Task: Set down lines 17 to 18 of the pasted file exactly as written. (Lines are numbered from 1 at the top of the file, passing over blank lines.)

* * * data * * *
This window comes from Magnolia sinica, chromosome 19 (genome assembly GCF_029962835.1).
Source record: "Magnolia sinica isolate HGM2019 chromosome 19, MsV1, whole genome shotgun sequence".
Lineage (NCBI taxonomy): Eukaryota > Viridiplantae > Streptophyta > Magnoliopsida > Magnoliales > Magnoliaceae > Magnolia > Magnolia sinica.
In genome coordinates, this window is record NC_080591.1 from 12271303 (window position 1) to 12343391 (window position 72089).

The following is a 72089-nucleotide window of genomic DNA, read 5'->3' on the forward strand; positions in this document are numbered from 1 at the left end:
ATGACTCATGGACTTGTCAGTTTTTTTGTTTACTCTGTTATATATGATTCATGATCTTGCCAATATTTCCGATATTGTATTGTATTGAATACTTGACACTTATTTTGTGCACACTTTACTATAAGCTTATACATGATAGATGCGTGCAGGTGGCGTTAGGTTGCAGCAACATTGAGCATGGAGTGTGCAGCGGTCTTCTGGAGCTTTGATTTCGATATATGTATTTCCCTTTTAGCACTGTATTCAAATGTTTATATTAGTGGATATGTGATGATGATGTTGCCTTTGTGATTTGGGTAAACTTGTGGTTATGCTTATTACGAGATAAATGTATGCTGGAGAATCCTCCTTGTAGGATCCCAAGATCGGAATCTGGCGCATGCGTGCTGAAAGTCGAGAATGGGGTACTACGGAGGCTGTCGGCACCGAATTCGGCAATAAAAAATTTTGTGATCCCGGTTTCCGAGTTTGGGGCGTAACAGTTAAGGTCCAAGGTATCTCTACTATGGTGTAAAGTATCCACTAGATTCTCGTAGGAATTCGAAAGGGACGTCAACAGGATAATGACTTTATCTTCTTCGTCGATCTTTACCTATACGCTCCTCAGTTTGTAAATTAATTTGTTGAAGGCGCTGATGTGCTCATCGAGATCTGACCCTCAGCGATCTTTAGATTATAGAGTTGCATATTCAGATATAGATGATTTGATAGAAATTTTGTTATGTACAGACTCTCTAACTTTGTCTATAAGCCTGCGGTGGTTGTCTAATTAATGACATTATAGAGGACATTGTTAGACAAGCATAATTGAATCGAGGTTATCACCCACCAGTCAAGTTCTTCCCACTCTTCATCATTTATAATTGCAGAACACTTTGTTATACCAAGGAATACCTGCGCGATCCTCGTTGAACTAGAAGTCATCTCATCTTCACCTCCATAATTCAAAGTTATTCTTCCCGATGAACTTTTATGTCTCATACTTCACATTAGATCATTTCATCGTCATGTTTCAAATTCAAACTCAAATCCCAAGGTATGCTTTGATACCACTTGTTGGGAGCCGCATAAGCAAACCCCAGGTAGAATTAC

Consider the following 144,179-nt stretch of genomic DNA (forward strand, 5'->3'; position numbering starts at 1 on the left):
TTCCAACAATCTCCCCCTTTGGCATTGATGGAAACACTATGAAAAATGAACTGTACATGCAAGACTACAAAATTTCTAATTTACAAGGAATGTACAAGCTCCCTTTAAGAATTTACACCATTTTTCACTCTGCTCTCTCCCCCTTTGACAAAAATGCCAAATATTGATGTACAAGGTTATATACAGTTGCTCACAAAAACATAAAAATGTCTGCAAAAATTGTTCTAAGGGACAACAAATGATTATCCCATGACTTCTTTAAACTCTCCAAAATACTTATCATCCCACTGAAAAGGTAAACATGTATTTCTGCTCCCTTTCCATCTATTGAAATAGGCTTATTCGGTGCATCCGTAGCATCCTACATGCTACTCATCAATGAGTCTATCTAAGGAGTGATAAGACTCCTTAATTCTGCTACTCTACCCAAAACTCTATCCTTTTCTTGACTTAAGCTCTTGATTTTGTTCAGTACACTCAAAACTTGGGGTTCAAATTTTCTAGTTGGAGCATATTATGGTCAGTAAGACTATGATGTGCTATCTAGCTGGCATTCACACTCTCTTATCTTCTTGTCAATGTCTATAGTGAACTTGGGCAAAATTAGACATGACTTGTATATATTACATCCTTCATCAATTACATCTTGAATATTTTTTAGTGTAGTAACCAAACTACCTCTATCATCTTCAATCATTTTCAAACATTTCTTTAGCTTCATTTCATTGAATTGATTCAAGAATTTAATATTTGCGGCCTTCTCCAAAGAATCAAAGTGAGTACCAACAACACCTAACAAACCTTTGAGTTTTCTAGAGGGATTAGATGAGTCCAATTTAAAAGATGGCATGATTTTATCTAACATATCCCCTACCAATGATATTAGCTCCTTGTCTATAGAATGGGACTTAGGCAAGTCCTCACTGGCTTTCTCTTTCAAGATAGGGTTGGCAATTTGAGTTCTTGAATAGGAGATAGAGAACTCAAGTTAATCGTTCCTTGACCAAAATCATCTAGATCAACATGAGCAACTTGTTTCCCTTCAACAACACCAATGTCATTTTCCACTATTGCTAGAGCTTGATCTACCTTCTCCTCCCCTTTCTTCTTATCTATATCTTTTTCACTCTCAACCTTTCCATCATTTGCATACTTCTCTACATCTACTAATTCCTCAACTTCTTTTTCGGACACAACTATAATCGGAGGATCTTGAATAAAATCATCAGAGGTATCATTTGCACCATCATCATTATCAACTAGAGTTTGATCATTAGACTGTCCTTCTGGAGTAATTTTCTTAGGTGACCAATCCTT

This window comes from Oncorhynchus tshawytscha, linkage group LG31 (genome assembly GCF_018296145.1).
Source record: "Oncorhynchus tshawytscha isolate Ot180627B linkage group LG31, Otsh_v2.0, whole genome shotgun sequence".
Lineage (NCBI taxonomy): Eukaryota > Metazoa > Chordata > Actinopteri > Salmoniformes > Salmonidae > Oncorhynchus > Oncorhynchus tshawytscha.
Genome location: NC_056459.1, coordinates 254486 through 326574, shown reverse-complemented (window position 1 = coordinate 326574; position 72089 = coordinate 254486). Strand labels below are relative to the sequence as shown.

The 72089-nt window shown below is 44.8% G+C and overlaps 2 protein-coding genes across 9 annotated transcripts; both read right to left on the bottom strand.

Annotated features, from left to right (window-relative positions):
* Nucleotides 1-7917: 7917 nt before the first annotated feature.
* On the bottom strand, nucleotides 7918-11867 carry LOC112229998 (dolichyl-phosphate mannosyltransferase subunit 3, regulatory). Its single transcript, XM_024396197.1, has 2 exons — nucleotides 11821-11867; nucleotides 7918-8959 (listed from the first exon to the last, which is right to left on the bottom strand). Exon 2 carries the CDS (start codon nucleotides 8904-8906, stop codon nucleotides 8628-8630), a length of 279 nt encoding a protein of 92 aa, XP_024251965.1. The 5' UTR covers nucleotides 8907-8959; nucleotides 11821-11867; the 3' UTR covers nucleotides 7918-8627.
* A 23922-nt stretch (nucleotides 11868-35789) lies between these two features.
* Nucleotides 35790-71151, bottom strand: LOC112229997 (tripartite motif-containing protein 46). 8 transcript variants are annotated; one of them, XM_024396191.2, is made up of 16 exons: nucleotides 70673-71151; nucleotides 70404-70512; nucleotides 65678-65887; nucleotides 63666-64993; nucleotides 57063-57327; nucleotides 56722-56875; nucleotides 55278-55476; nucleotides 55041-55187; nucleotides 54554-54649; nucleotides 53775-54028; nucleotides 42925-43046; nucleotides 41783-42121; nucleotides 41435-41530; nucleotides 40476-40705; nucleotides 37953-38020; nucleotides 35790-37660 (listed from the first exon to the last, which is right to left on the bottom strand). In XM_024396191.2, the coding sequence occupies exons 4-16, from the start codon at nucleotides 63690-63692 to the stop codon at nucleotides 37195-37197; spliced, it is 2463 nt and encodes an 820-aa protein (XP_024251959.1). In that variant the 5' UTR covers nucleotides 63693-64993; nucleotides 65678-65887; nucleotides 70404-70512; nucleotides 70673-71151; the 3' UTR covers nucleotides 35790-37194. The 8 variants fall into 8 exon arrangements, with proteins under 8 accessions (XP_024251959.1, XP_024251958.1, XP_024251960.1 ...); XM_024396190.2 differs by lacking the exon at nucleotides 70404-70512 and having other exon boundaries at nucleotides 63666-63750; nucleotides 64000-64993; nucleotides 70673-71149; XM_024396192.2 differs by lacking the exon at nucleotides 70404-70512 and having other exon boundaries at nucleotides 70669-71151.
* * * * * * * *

* A 23922-nt stretch (nucleotides 11868-35789) lies between these two features.
* Nucleotides 35790-71151, bottom strand: LOC112229997 (tripartite motif-containing protein 46). 8 transcript variants are annotated; one of them, XM_024396191.2, is made up of 16 exons: nucleotides 70673-71151; nucleotides 70404-70512; nucleotides 65678-65887; nucleotides 63666-64993; nucleotides 57063-57327; nucleotides 56722-56875; nucleotides 55278-55476; nucleotides 55041-55187; nucleotides 54554-54649; nucleotides 53775-54028; nucleotides 42925-43046; nucleotides 41783-42121; nucleotides 41435-41530; nucleotides 40476-40705; nucleotides 37953-38020; nucleotides 35790-37660 (listed from the first exon to the last, which is right to left on the bottom strand). In XM_024396191.2, the coding sequence occupies exons 4-16, from the start codon at nucleotides 63690-63692 to the stop codon at nucleotides 37195-37197; spliced, it is 2463 nt and encodes an 820-aa protein (XP_024251959.1). In that variant the 5' UTR covers nucleotides 63693-64993; nucleotides 65678-65887; nucleotides 70404-70512; nucleotides 70673-71151; the 3' UTR covers nucleotides 35790-37194. The 8 variants fall into 8 exon arrangements, with proteins under 8 accessions (XP_024251959.1, XP_024251958.1, XP_024251960.1 ...); XM_024396190.2 differs by lacking the exon at nucleotides 70404-70512 and having other exon boundaries at nucleotides 63666-63750; nucleotides 64000-64993; nucleotides 70673-71149; XM_024396192.2 differs by lacking the exon at nucleotides 70404-70512 and having other exon boundaries at nucleotides 70669-71151.